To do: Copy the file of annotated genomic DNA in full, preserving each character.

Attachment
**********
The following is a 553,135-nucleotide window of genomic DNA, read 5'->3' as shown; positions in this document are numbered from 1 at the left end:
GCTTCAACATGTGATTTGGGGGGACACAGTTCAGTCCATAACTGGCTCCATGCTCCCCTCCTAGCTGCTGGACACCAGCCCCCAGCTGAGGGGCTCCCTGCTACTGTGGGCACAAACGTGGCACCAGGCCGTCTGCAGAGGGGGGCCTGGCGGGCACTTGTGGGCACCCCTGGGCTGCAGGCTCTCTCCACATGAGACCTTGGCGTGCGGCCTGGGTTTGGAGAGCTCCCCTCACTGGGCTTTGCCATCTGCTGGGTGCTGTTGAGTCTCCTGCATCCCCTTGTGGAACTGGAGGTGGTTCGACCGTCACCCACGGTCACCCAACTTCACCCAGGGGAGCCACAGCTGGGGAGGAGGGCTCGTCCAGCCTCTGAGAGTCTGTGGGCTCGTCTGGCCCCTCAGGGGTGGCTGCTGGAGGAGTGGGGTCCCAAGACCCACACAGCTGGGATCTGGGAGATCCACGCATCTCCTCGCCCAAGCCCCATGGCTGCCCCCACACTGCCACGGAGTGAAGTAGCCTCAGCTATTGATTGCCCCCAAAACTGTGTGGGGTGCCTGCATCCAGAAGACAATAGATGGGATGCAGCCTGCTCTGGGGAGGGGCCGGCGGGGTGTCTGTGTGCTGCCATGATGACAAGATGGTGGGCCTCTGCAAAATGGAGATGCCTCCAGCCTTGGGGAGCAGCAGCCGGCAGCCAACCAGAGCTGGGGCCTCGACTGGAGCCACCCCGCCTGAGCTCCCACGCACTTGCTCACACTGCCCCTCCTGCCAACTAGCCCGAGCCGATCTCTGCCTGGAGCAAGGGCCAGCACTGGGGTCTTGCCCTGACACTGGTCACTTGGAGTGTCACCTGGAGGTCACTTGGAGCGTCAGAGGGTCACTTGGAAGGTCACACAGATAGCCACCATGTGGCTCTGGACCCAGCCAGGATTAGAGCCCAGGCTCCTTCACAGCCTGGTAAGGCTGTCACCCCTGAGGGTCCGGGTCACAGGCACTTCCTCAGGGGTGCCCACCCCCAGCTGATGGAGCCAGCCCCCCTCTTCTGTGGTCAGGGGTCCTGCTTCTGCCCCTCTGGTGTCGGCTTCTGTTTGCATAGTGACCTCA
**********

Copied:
The following is a 553,135-nucleotide window of genomic DNA, read 5'->3' as shown; positions in this document are numbered from 1 at the left end:
GCTTCAACATGTGATTTGGGGGGACACAGTTCAGTCCATAACTGGCTCCATGCTCCCCTCCTAGCTGCTGGACACCAGCCCCCAGCTGAGGGGCTCCCTGCTACTGTGGGCACAAACGTGGCACCAGGCCGTCTGCAGAGGGGGGCCTGGCGGGCACTTGTGGGCACCCCTGGGCTGCAGGCTCTCTCCACATGAGACCTTGGCGTGCGGCCTGGGTTTGGAGAGCTCCCCTCACTGGGCTTTGCCATCTGCTGGGTGCTGTTGAGTCTCCTGCATCCCCTTGTGGAACTGGAGGTGGTTCGACCGTCACCCACGGTCACCCAACTTCACCCAGGGGAGCCACAGCTGGGGAGGAGGGCTCGTCCAGCCTCTGAGAGTCTGTGGGCTCGTCTGGCCCCTCAGGGGTGGCTGCTGGAGGAGTGGGGTCCCAAGACCCACACAGCTGGGATCTGGGAGATCCACGCATCTCCTCGCCCAAGCCCCATGGCTGCCCCCACACTGCCACGGAGTGAAGTAGCCTCAGCTATTGATTGCCCCCAAAACTGTGTGGGGTGCCTGCATCCAGAAGACAATAGATGGGATGCAGCCTGCTCTGGGGAGGGGCCGGCGGGGTGTCTGTGTGCTGCCATGATGACAAGATGGTGGGCCTCTGCAAAATGGAGATGCCTCCAGCCTTGGGGAGCAGCAGCCGGCAGCCAACCAGAGCTGGGGCCTCGACTGGAGCCACCCCGCCTGAGCTCCCACGCACTTGCTCACACTGCCCCTCCTGCCAACTAGCCCGAGCCGATCTCTGCCTGGAGCAAGGGCCAGCACTGGGGTCTTGCCCTGACACTGGTCACTTGGAGTGTCACCTGGAGGTCACTTGGAGCGTCAGAGGGTCACTTGGAAGGTCACACAGATAGCCACCATGTGGCTCTGGACCCAGCCAGGATTAGAGCCCAGGCTCCTTCACAGCCTGGTAAGGCTGTCACCCCTGAGGGTCCGGGTCACAGGCACTTCCTCAGGGGTGCCCACCCCCAGCTGATGGAGCCAGCCCCCCTCTTCTGTGGTCAGGGGTCCTGCTTCTGCCCCTCTGGTGTCGGCTTCTGTTTGCATAGTGACCTCA